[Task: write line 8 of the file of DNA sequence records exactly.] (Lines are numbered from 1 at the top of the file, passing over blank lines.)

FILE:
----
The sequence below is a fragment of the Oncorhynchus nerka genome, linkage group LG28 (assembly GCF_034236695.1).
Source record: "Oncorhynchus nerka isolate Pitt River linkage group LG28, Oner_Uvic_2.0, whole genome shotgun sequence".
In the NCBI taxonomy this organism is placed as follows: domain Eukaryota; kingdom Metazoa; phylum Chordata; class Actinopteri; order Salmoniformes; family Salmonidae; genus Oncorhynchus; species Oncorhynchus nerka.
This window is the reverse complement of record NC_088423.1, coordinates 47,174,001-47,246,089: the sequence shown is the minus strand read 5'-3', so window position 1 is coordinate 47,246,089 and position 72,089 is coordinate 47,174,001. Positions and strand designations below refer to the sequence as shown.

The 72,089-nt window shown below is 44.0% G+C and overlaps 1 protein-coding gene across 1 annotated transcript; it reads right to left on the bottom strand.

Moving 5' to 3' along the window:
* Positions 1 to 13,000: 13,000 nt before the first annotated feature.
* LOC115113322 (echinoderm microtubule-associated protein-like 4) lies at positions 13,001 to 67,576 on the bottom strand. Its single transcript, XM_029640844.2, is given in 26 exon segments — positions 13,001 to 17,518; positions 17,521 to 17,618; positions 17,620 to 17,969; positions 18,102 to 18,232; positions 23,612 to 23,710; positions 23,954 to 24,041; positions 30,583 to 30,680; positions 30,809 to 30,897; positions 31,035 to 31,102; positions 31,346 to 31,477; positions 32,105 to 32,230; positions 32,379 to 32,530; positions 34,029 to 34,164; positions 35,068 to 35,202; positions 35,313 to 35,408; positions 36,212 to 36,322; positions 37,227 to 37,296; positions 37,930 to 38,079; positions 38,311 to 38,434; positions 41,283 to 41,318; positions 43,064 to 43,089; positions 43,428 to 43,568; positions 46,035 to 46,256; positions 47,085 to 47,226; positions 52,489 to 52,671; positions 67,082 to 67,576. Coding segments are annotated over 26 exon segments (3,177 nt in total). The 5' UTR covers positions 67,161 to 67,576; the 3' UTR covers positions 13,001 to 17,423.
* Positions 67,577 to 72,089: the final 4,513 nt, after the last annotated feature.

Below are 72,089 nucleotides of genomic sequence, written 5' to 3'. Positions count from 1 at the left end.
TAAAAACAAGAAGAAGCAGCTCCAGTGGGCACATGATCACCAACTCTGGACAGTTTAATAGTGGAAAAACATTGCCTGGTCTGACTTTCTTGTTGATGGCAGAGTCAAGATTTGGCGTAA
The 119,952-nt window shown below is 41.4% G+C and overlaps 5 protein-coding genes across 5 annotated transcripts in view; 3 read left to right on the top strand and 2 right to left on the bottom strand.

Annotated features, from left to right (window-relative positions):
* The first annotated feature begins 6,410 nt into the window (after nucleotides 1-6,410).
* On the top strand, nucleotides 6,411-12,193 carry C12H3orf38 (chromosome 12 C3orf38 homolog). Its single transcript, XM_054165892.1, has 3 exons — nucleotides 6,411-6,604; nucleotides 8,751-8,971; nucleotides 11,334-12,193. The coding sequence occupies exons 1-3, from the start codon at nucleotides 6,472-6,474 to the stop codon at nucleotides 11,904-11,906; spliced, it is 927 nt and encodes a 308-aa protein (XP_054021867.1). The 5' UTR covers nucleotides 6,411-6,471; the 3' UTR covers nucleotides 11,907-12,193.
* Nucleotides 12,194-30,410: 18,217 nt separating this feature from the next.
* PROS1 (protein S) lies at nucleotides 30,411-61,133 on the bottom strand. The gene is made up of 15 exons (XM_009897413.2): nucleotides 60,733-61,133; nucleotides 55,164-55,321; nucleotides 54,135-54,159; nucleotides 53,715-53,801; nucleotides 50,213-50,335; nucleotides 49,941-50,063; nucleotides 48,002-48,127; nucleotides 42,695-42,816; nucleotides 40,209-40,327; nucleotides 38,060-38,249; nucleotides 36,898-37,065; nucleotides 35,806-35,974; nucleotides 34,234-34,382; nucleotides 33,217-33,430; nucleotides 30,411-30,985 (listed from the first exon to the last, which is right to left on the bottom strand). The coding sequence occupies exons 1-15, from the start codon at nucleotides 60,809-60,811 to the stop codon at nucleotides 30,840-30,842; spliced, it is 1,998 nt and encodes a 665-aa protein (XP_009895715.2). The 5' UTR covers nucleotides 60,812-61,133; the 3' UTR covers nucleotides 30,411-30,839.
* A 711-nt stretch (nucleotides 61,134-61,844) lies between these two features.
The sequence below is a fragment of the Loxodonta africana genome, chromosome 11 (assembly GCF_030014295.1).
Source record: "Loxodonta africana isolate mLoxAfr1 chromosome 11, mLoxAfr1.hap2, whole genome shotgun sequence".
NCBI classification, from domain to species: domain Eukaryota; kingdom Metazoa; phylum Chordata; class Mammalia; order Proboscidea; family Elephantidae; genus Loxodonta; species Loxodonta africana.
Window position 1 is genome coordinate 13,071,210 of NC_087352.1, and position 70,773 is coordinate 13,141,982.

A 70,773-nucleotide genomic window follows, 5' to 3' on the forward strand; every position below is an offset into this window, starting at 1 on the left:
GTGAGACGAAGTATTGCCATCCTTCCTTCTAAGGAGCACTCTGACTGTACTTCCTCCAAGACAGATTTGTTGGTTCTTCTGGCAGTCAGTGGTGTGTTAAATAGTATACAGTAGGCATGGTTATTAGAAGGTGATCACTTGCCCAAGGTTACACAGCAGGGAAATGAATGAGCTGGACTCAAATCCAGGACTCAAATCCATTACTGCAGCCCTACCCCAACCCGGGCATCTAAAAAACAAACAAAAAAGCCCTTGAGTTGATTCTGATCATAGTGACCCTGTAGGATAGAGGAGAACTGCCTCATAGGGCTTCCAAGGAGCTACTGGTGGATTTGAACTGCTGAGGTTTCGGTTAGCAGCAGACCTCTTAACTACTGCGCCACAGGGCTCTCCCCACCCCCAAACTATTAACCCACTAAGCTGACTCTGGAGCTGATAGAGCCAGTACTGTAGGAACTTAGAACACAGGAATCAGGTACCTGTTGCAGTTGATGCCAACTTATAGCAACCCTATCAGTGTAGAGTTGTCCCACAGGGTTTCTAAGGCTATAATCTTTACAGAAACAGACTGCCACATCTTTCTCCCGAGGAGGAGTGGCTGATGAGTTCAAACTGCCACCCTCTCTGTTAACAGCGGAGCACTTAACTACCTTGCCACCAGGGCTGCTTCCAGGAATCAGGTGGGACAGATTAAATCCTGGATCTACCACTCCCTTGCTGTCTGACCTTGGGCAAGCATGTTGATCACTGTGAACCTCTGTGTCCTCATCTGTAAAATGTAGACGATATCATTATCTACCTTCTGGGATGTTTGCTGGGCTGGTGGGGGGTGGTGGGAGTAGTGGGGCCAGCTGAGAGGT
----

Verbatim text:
* LOC115113322 (echinoderm microtubule-associated protein-like 4) lies at positions 13,001 to 67,576 on the bottom strand. Its single transcript, XM_029640844.2, is given in 26 exon segments — positions 13,001 to 17,518; positions 17,521 to 17,618; positions 17,620 to 17,969; positions 18,102 to 18,232; positions 23,612 to 23,710; positions 23,954 to 24,041; positions 30,583 to 30,680; positions 30,809 to 30,897; positions 31,035 to 31,102; positions 31,346 to 31,477; positions 32,105 to 32,230; positions 32,379 to 32,530; positions 34,029 to 34,164; positions 35,068 to 35,202; positions 35,313 to 35,408; positions 36,212 to 36,322; positions 37,227 to 37,296; positions 37,930 to 38,079; positions 38,311 to 38,434; positions 41,283 to 41,318; positions 43,064 to 43,089; positions 43,428 to 43,568; positions 46,035 to 46,256; positions 47,085 to 47,226; positions 52,489 to 52,671; positions 67,082 to 67,576. Coding segments are annotated over 26 exon segments (3,177 nt in total). The 5' UTR covers positions 67,161 to 67,576; the 3' UTR covers positions 13,001 to 17,423.